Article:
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The fun side of the 1930s.

SATURDAY, January 12, 1935, and people around Teesside would have been settling down that evening - perhaps before going to the cinema, the pub or to a dance - to have a look at the latest edition of the Stockton and Teesside Herald.

In the days before television this weekly magazine published by the Evening Gazette provided the people of our area with a pictorial record of what had been going on locally. Christmas and New Year had passed but the magazine was still full of pictures showing people at festive functions and parties.

These photographs really do call into question our popular image of the mid 1930s, a time which, history tells us, was full of poverty, depravation, unemployment and deep unease about Herr Hitler. Of course there were many economic problems and many families really suffered but that was clearly not the whole picture. As for worries about what was going on in Germany, people were more likely to be concerned about things at a local and personal level, just as they are now. As we can see in these two pages, people on Teesside in 1935 really knew how to enjoy themselves. At the top of the left hand page we see a whist drive in progress at the Industrial Orthopaedic Hospital's dance at the Dorman Hall, Middlesbrough while next to it is a picture taken at a fancy "old fashioned" dress party held by the Middlesbrough Women's Conservative Association, also at the Dorman Hall. Further down the same page on the left is the Middlesbrough firemen's children's party with young Phyllis McElroy doing her best to entertain the children with her 'rose dance'.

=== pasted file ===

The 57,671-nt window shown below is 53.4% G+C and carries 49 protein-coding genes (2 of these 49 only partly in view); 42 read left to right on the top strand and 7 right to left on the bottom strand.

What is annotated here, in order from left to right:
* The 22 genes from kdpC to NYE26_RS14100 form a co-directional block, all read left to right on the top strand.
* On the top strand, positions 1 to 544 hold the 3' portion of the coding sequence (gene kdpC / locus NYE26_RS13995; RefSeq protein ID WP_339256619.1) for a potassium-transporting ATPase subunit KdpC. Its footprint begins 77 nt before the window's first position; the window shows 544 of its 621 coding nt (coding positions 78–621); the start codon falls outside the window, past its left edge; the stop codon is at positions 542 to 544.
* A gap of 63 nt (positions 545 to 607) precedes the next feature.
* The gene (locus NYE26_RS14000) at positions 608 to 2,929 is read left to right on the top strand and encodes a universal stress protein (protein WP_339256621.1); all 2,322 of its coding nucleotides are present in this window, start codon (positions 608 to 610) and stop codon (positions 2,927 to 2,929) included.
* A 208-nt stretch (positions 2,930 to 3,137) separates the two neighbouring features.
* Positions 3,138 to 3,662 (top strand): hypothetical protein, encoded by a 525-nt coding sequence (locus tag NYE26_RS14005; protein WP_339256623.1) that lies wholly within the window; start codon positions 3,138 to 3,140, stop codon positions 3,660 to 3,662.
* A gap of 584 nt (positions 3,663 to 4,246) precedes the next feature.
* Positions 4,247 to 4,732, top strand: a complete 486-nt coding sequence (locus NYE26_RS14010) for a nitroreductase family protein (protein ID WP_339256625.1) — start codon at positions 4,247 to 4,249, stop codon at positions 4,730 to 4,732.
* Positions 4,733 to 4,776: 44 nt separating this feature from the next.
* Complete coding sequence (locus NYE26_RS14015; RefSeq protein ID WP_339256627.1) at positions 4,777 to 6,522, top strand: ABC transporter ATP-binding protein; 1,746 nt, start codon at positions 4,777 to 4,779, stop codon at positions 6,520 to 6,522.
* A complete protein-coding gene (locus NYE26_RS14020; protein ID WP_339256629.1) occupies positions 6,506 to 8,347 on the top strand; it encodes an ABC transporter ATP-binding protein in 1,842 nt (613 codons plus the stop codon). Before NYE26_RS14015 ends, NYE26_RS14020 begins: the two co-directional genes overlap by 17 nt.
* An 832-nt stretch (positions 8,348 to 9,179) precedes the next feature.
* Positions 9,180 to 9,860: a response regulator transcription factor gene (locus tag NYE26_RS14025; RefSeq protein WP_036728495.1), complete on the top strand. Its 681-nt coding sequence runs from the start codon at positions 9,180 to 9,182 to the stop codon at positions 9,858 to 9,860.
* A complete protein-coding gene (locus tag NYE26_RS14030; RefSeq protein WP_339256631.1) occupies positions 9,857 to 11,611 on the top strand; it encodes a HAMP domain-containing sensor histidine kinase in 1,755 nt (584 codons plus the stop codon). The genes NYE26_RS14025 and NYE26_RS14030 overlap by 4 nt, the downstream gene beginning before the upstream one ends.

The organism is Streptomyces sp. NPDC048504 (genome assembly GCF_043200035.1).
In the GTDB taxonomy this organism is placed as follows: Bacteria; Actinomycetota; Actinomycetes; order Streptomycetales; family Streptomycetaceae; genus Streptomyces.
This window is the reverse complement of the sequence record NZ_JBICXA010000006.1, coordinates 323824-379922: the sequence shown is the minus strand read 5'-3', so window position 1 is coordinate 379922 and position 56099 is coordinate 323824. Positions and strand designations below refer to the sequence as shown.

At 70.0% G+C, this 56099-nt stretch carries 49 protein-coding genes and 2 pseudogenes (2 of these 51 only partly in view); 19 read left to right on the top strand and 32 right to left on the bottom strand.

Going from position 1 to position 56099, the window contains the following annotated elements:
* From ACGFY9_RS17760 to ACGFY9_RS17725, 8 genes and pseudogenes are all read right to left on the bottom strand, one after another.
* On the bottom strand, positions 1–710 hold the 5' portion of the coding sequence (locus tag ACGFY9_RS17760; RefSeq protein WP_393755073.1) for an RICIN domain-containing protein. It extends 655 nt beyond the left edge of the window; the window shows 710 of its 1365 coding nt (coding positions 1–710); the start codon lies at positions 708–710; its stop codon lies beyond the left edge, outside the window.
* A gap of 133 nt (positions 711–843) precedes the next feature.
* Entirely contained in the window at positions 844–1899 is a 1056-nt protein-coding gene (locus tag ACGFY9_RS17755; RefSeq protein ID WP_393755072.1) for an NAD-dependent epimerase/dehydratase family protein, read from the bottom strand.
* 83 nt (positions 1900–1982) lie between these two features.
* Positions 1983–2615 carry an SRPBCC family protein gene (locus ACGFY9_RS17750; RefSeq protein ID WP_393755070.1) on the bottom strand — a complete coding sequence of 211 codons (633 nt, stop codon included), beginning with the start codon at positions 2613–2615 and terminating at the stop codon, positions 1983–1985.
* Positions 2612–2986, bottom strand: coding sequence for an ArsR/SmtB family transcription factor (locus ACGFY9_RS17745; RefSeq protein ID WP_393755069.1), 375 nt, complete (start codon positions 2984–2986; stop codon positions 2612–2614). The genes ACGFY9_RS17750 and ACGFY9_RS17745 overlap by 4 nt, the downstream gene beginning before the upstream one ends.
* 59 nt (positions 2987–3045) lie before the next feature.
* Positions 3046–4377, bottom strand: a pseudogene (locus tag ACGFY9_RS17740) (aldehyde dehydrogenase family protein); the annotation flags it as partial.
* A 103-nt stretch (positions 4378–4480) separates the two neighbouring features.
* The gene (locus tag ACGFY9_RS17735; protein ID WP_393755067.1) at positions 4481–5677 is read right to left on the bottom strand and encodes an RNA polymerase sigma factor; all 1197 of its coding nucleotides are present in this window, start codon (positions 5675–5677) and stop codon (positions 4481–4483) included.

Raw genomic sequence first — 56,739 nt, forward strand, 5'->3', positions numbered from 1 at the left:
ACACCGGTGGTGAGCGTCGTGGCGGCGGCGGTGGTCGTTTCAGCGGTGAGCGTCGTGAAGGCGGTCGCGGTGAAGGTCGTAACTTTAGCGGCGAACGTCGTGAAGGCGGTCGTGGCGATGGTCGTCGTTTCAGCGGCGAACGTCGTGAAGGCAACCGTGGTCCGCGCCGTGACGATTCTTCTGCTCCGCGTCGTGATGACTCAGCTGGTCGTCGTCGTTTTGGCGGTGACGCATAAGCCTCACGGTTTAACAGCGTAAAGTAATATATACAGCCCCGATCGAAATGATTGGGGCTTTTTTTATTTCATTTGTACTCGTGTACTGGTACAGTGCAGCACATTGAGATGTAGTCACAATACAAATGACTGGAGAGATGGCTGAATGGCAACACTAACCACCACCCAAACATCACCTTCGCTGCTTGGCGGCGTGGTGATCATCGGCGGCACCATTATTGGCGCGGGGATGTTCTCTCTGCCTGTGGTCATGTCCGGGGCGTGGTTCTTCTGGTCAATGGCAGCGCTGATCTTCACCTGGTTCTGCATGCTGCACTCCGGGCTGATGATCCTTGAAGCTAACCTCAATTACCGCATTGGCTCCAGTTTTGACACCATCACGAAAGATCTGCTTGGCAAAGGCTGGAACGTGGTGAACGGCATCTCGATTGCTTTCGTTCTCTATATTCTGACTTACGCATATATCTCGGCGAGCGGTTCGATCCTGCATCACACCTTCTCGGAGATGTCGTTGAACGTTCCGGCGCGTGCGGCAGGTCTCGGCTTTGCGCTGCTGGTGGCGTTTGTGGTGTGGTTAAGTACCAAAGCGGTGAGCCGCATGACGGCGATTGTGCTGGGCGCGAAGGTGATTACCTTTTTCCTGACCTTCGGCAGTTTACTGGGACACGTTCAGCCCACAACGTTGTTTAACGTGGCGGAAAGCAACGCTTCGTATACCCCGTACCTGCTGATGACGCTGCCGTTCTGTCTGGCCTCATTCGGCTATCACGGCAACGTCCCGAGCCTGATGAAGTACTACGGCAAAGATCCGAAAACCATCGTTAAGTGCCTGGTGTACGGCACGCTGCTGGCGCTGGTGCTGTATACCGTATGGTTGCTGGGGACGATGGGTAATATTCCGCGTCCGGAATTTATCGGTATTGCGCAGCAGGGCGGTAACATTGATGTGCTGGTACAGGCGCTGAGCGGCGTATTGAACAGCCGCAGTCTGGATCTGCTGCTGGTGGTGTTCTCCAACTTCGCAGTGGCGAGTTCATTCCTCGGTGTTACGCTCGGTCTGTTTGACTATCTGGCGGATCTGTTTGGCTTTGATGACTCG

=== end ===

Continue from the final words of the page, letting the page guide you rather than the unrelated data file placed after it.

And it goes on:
There are more photographs of children's fancy dress parties and a trip to the pantomime for the choirboys of St Barnabas' Church, Middlesbrough. But perhaps one of the most touching pictures is of the children - all dressed in identical clothes - from Nazareth House receiving sweets from two members of the cast of a pantomime at the Middlesbrough Empire. By contrast, right next to that picture, we see Avril Rushford and Sybil Graham from the Sugden-Brown School of dancing demonstrating The Continental. This was a dance popularised by Fred Astaire and Ginger Rodgers in their film The Gay Divorcee. The film had only come out just before Christmas 1934 and it was a sensation. The lyrics to the song went "Beautiful music, dangerous rhythm ... you kiss while you are dancing, the Continental.."

It was daring stuff in 1935 and consequently very popular. The right hand page is made up of more parties, fancy dress and otherwise, ranging from very young children at Thornaby British Legion and staff of the Economy Laundry Norton to pensioners at the Redcar Works Athletic Club. These two pages certainly give us a very different view from the popular image of the 1930s and one that many of us today would not have expected.
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Title Annotation:Features
Publication:Evening Gazette (Middlesbrough, England)
Geographic Code:4EUUK
Date:Jan 14, 2012
Words:482
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